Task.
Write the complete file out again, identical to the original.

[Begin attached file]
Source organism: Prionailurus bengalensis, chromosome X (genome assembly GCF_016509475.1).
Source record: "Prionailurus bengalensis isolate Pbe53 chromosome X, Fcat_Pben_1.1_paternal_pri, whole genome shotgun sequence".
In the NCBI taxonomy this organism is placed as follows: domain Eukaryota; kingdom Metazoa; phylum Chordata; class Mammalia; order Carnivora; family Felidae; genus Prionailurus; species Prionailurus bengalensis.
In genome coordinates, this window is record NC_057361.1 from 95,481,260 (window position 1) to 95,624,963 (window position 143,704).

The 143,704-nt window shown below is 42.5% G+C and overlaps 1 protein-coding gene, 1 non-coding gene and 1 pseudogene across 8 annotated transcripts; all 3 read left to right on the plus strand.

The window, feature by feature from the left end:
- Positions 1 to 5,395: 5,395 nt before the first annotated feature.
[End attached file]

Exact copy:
Source organism: Prionailurus bengalensis, chromosome X (genome assembly GCF_016509475.1).
Source record: "Prionailurus bengalensis isolate Pbe53 chromosome X, Fcat_Pben_1.1_paternal_pri, whole genome shotgun sequence".
In the NCBI taxonomy this organism is placed as follows: domain Eukaryota; kingdom Metazoa; phylum Chordata; class Mammalia; order Carnivora; family Felidae; genus Prionailurus; species Prionailurus bengalensis.
In genome coordinates, this window is record NC_057361.1 from 95,481,260 (window position 1) to 95,624,963 (window position 143,704).

The 143,704-nt window shown below is 42.5% G+C and overlaps 1 protein-coding gene, 1 non-coding gene and 1 pseudogene across 8 annotated transcripts; all 3 read left to right on the plus strand.

The window, feature by feature from the left end:
- Positions 1 to 5,395: 5,395 nt before the first annotated feature.